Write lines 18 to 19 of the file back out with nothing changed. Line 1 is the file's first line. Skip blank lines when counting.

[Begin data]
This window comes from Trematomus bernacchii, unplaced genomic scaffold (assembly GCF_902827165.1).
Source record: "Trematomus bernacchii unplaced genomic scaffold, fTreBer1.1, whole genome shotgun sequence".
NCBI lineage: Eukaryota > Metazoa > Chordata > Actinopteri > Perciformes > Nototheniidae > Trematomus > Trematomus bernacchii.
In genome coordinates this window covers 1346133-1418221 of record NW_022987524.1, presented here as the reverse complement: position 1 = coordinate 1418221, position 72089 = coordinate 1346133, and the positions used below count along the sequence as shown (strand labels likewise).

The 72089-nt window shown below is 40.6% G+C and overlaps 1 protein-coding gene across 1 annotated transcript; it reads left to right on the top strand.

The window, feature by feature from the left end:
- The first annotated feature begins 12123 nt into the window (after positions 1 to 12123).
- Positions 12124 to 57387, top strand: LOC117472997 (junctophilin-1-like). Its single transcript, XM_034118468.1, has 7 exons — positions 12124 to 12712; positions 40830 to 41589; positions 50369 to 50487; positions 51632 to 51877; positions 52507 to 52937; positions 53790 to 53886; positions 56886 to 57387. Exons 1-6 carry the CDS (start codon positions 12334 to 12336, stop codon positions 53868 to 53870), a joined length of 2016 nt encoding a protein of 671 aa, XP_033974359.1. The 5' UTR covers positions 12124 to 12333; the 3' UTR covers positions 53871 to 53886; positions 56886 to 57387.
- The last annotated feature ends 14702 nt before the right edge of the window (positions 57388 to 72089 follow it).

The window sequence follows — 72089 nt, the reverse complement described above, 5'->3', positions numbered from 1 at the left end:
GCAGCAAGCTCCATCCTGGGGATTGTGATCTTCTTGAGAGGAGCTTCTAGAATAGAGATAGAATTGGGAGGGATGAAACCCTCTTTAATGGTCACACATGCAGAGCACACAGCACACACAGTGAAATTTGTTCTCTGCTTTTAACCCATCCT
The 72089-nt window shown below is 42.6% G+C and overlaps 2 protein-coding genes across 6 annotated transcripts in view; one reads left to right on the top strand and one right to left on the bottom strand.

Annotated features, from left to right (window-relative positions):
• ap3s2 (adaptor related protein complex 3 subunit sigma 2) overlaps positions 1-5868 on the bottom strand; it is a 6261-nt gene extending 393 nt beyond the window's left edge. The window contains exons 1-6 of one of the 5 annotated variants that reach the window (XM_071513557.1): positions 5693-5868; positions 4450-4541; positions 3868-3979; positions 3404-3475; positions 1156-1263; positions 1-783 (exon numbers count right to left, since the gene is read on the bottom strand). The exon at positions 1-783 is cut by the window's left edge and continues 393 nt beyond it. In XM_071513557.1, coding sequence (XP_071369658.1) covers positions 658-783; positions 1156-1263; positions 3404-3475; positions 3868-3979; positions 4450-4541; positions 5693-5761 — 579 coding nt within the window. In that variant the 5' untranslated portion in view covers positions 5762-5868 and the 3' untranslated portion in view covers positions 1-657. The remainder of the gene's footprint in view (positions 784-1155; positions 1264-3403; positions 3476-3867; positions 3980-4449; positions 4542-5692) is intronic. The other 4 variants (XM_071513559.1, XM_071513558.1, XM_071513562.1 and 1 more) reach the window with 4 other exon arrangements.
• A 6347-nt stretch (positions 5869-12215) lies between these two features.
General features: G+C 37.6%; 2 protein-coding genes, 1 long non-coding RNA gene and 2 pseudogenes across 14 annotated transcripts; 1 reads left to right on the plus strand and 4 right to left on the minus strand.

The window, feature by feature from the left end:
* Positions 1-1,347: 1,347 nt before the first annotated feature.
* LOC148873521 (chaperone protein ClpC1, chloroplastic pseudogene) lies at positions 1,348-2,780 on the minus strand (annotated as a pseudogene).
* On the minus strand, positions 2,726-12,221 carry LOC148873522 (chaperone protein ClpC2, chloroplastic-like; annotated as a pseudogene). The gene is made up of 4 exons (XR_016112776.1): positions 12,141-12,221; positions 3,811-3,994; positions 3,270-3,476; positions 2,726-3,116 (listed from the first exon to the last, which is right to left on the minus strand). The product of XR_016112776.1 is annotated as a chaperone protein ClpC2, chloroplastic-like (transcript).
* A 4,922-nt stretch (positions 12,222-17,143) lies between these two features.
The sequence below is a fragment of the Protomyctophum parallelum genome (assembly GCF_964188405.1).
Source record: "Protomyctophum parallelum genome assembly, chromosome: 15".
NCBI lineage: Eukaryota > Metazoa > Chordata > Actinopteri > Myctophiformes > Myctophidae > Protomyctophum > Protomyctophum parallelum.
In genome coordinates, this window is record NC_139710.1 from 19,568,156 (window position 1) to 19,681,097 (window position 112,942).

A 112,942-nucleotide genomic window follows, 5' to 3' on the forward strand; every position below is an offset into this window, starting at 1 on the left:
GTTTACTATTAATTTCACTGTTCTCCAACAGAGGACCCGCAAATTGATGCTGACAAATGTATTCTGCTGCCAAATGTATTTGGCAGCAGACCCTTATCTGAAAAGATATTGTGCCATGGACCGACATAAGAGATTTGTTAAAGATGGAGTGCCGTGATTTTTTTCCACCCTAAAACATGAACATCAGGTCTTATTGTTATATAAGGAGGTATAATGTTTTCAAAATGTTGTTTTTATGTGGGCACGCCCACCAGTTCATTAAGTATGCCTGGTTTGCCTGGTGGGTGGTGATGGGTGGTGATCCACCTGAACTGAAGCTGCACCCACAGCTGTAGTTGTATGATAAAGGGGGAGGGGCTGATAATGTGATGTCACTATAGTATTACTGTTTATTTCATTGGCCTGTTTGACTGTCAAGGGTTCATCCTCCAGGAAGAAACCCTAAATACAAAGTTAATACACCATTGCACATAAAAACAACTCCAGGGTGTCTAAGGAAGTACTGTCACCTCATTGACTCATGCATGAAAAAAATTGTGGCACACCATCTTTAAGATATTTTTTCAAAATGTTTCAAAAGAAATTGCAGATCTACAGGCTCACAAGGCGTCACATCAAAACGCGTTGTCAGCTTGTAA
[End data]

* Positions 1-1,347: 1,347 nt before the first annotated feature.
* LOC148873521 (chaperone protein ClpC1, chloroplastic pseudogene) lies at positions 1,348-2,780 on the minus strand (annotated as a pseudogene).